G. K. Chesterton put it well a century ago. When people stop believing in God, they don’t believe in nothing. They believe in anything!

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2 thoughts on “When an Argument from Silence Becomes Utterly Meaningless by Craig Blomberg

  1. Arkenaten December 2, 2013 / 11:19 am

    Someone performs miracles, heals sick people, feeds multitudes, cast out demons, runs around preaching (what some regarded as) a seditious message for over two years. Eventually he builds up a huge following (multitude), gets hauled before Pilate, is tried on the eve of the most religious time on the Jewish calendar, is executed (during which dead people rise from the ground and go “Walkabout” as the Aussies say – or not as Mike Licona says) and then comes back to life and walks around and eventually floats into the sky and goes to heaven.
    And not a single contemporary writer makes even a note?

    Smile..It is a nice story.
    But of course, he could have been just one of a number of itinerant, eschatological preachers, and pretty much everything written in the gospels decades after he is supposed to have died is simply myth, and who would take notice of that?

  2. chab123 December 2, 2013 / 3:38 pm

    Al, like I said before, I don’t debate the existence of Jesus. But I will leave a few points in my response here:

    To start going down the road of assuming the NT is worthless and then punt to the demand for outside contemporary sources is just a poor method and based on pure ignorance.

    You can read through our resource page that I left in the last exchange between us.https://chab123.wordpress.com/what-can-we-know-about-jesus-resources-on-the-historical-jesus-and-historicity-of-the-new-testament/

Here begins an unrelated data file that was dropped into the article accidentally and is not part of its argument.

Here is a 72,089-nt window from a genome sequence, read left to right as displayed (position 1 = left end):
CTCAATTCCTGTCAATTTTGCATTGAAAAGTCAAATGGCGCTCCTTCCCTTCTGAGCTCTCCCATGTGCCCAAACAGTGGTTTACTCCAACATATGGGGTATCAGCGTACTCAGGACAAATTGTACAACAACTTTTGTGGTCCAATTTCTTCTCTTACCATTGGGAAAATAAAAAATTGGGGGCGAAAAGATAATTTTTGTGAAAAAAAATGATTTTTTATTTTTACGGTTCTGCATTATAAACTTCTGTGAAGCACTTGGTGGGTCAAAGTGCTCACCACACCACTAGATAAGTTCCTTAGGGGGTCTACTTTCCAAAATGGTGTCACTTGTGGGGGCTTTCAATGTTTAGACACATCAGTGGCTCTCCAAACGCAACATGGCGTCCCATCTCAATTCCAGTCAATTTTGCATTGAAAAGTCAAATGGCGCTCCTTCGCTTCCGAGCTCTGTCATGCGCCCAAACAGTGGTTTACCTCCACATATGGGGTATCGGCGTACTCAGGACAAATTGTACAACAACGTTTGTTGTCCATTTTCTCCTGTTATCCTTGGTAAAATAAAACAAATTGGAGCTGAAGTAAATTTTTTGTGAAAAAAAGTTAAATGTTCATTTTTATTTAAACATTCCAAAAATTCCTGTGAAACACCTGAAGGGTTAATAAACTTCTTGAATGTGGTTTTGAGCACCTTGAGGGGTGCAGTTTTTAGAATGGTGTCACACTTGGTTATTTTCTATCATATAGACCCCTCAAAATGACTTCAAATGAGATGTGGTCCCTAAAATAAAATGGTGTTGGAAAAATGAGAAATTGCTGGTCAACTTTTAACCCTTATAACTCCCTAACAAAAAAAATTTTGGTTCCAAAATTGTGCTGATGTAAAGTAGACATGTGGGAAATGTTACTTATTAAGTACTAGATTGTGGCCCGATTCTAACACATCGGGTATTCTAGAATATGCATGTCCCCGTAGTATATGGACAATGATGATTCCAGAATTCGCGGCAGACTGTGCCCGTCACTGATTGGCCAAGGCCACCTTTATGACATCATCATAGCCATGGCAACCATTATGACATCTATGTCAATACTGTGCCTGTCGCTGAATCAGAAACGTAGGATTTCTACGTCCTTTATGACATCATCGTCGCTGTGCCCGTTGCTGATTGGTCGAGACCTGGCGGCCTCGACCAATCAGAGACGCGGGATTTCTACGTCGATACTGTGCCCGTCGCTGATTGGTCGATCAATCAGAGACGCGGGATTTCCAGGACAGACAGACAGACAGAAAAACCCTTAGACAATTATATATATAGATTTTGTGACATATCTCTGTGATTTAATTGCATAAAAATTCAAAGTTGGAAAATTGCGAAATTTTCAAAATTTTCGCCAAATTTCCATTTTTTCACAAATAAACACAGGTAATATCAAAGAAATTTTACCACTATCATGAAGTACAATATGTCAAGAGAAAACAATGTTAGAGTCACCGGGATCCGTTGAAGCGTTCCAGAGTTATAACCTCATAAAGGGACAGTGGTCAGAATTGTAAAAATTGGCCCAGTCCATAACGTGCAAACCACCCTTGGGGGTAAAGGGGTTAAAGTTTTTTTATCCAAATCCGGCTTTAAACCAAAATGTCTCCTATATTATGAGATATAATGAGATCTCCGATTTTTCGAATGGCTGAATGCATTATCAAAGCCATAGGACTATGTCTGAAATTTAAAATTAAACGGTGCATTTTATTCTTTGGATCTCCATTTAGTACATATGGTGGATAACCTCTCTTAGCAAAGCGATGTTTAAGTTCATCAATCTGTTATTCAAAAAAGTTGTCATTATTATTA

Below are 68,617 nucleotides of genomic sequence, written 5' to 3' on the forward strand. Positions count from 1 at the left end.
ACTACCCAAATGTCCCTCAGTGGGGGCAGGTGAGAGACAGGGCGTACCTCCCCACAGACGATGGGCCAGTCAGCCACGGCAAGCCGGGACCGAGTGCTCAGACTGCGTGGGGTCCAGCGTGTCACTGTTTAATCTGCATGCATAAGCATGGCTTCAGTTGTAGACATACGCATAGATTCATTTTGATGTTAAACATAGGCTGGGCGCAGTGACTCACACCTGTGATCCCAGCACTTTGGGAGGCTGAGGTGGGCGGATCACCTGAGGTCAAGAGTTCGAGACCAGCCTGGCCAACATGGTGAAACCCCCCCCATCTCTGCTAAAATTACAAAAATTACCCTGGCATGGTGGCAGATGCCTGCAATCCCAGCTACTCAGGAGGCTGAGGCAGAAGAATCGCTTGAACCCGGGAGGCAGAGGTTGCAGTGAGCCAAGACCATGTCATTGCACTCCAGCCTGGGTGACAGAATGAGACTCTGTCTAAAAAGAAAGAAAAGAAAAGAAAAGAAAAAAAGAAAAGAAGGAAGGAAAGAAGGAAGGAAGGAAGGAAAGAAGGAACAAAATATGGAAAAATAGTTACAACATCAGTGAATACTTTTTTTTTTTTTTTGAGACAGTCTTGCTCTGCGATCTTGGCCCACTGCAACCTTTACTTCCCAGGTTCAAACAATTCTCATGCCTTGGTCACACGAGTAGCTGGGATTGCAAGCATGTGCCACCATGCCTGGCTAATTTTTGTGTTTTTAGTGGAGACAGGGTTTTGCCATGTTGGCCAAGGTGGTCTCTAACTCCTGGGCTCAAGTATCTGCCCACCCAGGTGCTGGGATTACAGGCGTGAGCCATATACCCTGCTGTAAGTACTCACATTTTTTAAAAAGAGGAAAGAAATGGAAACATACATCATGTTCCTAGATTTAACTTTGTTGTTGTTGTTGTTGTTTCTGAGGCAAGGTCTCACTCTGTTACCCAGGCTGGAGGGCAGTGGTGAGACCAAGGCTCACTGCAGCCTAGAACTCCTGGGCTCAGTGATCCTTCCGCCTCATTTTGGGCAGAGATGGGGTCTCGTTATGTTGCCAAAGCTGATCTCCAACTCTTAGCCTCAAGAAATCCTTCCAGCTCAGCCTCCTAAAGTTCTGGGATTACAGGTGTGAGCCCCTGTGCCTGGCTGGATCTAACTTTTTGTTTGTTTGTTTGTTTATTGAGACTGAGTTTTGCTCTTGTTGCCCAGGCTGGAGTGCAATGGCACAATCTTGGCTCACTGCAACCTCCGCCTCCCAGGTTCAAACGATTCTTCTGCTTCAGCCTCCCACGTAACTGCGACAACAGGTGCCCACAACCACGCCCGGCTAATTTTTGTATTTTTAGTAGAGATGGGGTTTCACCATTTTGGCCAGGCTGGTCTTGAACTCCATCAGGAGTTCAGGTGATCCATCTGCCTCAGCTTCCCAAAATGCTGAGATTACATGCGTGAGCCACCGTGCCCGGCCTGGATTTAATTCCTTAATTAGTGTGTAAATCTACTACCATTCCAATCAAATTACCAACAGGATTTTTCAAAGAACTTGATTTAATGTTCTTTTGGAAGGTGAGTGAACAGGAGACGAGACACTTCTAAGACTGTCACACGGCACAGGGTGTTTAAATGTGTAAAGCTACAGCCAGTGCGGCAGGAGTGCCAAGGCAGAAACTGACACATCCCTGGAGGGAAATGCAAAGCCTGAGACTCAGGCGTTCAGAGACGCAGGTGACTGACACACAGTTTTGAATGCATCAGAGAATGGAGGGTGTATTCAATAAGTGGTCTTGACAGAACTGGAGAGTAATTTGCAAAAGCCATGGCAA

If you want to just dismiss it, then so be it.

    When you get to the place of where Ehrman and others are-Jesus lived, was crucified, and his followers think he rose from the dead, we can then talk about his deity.

    Think about this: you obviously are looking for a non Christian objective source that records that Jesus did miracles/rose form the dead. Obviously, we can’t have another Christian record it cause you cant trust them- they are lying or biased. So why would a non Christian/contemporary source record that Jesus rose from the dead? That would obviously mean they BELIEVE JESUS ROSE FROM THE DEAD.

    Also, why would someone like Crossan make this comment:

    Jesus’ death by crucifixion under Pontius Pilate is as sure as anything historical can ever be. For if no follower of Jesus had written anything for one hundred years after his crucifixion we would still know about him from two authors not among his supporters. Their names are Flavius Josephus and Cornelius Tacitus.” – John Dominic Crossan, Co-founder of The Jesus Seminar Jesus: A Revolutionary Biography, pg 145

    Crossan was the co founder of The Jesus Seminar. As an historian, do you actually think he doesn’t know all the issues about looking for contemporary sources? Why would he say Flavius Josephus and Cornelius Tacitus are at least two contemporary sources? He knows all the issues about them/all the debates.

    Anyway, feel free to read James Anderson’s points here- #5 . Are there more non-Christian sources? https://bible.org/seriespage/did-jesus-even-exist

    That will be it for this discussion. As I said, I won’t go down the debate trail about the Jesus myther issue.